Back in October, I pointed out that Columbus Day is not a holiday in Florida state courts. A pro se appellant has learned the hard way that neither was President’s Day. See Harold v. State, 110 So. 3d 451 (Fla. 2d DCA March 27, 2013). Luckily for the appellant, it is a criminal case and he has the opportunity to apply for a belated appeal pursuant to Fla. R. App. P. 9.141(c). But a civil litigant would be out of luck, so be sure to analyze those deadlines carefully!
The Florida state appellate courts handle thousands of pro se appeals annually. How do the new e-service rules affect service by and on litigants who are not represented by an attorney?
Florida Rule of Judicial Administration 2.516(c) [.pdf] has an answer to that question, and it’s pretty straight forward. If the pro se litigant chooses to send and receive by e-mail, the pro se litigant need only serve an e-mail designation notice. That is, the party should serve a notice on the opposing attorney (or if the opponent is not represented, the litigant) stating which primary and up to two secondary e-mail addresses at which they want to receive service, and follow up by filing that notice with the court. From then on, the pro se litigant will receive documents in the case by e-mail, and will also be requires to send them by e-mail if the other side is represented by an attorney or is pro se but has sent a designation. If the pro se litigant would rather stick to fax, mail, or hand delivery, just don’t serve an e-mail designation. Any pro se litigant who has not served a designation must serve and be served as set out in Fla. R. Jud. Admin. 2.516(b)(2).
Bonus: Florida Rule of Civil Procedure 1.080 states that in civil trial matters, all service should be made in accordance with Fla. R. Jud. Admin. 2.516. So the answer to how do you serve a pro se litigant is the same in the civil trial context and in appeals.
Caution: This post only applies to service of court documents. What about filing? That will have to be the subject of a different blog post. Whatever you read here, be sure to check the rules and do your own investigation. This blog is not legal advice, and the rules are constantly changing.
The Florida Supreme Court, in a revised Order SC11-399 (Oct. 18, 2012) [.pdf], has adopted a host of rule changes at every court level in order to implement electronic filing and service. The centerpiece of the change to electronic filing are new Florida Rules of Judicial Administration Florida Rules of Judicial Administration 2.520 (Documents) and 2.525 (Electronic Filing). Together, these two rules govern the filing of any document that is a “court record.” Rule 2.520 is the “why,” defining electronic records, and Rule 2.525 is the “how-to”, explaining the nuts and bolts of how to file electronically. So be sure to read both very carefully.
To implement these new system-wide rules, the Court also adopted changes to the rules of civil, criminal, family, probate, small claims, and appellate procedure.
Electronic filing becomes mandatory in civil, probate, small claims, and family law divisions of the trial courts, as well as for appeals to the circuit courts in these categories of cases, on April 1, 2013, at 12:01 a.m. For criminal, traffic, and juvenile divisions of the trial courts, as well as for appeals to the circuit court in these categories of cases, the effective date is October 1, 2013 at 12:01 a.m.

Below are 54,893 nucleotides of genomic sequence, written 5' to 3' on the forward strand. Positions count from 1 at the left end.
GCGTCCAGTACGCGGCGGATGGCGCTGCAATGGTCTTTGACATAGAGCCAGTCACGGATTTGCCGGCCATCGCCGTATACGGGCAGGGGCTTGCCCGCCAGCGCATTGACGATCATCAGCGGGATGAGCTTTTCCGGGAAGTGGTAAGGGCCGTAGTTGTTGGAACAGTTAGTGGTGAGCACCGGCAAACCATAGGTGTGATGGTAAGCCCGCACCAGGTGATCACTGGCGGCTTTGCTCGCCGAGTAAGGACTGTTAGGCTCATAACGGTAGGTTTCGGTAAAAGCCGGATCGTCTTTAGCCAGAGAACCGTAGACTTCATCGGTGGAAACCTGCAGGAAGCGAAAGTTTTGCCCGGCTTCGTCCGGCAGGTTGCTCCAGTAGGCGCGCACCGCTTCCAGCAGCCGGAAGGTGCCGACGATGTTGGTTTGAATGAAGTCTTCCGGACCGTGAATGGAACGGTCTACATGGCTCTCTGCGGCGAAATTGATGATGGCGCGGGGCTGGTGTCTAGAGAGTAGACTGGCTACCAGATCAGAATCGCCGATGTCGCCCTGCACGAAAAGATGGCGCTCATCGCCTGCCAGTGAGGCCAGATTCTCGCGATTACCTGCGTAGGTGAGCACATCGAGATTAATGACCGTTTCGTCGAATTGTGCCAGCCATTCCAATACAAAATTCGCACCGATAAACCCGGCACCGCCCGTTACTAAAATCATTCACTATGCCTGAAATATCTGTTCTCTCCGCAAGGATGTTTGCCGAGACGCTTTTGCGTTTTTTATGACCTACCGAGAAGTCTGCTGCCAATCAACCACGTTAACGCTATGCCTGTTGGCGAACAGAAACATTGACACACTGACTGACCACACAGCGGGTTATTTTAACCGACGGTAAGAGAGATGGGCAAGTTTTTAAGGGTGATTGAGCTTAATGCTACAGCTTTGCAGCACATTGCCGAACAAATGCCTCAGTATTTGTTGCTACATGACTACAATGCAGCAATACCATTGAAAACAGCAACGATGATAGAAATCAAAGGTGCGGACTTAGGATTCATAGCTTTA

The changes are generally technical, but wide-sweeping. The rules affected include Florida Rules of Appellate Procedure 9.020 (Definitions), 9.110 (Appeal Proceedings to Review Final Orders); 9.120 (Discretionary Proceedings to Review Decisions of District Courts of Appeal); 9.125 (Review of Trial Court Orders and Judgments Certified by the District Courts of Appeal as Requiring Immediate Resolution by the Supreme Court); 9.130 (Proceedings to Review Non-Final Orders and Specific Final Orders); 9.140 (Appeal Proceedings in Criminal Cases); RULE 9.141. (Review Proceedings in Collateral or Postconviction Criminal Cases); RULE 9.142. (Procedures for REview in Death Penalty Cases); RULE 9.145 (Appeal Proceedings in Juvenile Delinquency Cases); RULE 9.146. (Appeal Proceedings in Juvenile Dependency and Termination of Parental Rights Cases); RULE 9.160. (Discretionary Proceedings to Review Decisions of County Courts); 9.180 (Appeal Proceedings to Review Workers’ Compensation Cases); 9.200 (the Record); 9.210 (Briefs); 9.220 (Appendix); 9.360 (Joinder); 9.500 (Advisory Opinions to the Governor); 9.510 (advisory Opinions to Attorney General); 9.900 (forms).
I encourage every practicing attorney to read SC11-399 very carefully. The most unfortunate change, in my view, is that the Court renumbered the definition of Rendition, from 9.020(h) to 9.020(i). The new 9.020(h) could easily have been put at the end, but now practitioners must be aware to both cite to the correct new subdivision when citing the rule on rendition, and to research both the old and the new numbering system when conducting research. I don’t see why adding such confusion over an already high-confusion area of the rules was really necessary.